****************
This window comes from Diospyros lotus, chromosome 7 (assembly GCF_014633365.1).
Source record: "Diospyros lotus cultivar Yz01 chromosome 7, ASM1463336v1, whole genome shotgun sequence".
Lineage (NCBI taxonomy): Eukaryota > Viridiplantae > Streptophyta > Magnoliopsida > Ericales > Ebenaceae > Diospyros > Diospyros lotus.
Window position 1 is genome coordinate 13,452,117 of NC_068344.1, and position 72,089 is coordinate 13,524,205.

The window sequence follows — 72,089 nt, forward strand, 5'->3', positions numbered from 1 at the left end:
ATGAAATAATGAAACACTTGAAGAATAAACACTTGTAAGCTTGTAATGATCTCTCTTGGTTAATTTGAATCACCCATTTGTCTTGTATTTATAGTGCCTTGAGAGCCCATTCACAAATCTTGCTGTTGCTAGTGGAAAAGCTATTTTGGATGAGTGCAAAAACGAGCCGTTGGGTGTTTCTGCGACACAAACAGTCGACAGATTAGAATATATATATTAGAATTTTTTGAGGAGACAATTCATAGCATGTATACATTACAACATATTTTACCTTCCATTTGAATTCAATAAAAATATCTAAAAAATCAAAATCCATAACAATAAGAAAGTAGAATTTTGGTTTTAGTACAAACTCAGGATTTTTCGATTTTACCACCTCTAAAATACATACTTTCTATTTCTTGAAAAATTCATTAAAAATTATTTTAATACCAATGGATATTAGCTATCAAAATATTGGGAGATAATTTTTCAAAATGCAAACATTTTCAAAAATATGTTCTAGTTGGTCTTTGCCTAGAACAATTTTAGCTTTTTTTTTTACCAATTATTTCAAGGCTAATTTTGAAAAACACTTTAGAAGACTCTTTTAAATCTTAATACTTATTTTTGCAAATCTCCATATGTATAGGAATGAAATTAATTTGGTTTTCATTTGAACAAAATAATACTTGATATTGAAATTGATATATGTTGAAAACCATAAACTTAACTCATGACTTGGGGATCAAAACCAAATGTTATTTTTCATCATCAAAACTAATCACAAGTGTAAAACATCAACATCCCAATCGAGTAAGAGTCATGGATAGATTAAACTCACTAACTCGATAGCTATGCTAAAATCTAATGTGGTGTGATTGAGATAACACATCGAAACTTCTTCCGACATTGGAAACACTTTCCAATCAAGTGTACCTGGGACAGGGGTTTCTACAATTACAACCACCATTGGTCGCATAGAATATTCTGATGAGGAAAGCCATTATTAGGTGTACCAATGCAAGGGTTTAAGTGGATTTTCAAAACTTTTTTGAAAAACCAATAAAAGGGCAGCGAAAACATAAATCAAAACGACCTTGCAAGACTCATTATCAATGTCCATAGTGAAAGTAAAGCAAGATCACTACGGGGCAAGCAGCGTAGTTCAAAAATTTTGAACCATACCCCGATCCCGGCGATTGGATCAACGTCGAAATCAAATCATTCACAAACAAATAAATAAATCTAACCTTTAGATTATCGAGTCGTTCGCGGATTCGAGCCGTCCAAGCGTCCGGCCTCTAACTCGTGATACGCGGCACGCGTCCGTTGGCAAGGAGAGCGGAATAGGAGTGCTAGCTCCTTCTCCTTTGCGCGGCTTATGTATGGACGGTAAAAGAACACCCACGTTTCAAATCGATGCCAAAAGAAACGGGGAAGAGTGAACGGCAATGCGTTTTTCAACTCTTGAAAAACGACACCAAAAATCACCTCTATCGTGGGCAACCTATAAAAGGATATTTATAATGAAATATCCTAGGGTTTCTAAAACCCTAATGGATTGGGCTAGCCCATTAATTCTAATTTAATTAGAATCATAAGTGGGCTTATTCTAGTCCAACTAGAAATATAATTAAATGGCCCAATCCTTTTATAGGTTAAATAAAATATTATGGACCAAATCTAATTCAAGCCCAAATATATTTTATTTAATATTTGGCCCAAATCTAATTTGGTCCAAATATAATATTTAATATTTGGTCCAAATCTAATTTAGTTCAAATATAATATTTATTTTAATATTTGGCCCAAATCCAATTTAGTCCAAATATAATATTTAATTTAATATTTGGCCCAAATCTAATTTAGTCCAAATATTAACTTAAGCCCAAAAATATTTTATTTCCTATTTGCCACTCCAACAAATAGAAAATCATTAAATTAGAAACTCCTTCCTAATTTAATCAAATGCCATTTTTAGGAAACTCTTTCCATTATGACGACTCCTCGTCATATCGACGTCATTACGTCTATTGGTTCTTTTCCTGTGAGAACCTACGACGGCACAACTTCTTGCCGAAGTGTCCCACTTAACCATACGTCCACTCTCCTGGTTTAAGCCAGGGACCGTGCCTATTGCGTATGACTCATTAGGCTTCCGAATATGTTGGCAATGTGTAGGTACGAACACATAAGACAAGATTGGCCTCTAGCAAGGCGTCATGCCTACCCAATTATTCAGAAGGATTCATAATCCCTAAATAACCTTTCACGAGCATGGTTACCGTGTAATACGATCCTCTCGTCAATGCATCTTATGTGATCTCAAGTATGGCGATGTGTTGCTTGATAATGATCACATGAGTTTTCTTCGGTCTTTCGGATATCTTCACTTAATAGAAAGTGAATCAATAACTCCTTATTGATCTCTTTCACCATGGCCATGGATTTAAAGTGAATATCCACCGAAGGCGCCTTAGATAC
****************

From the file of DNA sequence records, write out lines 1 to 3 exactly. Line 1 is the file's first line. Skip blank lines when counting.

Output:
This window comes from Diospyros lotus, chromosome 7 (assembly GCF_014633365.1).
Source record: "Diospyros lotus cultivar Yz01 chromosome 7, ASM1463336v1, whole genome shotgun sequence".
Lineage (NCBI taxonomy): Eukaryota > Viridiplantae > Streptophyta > Magnoliopsida > Ericales > Ebenaceae > Diospyros > Diospyros lotus.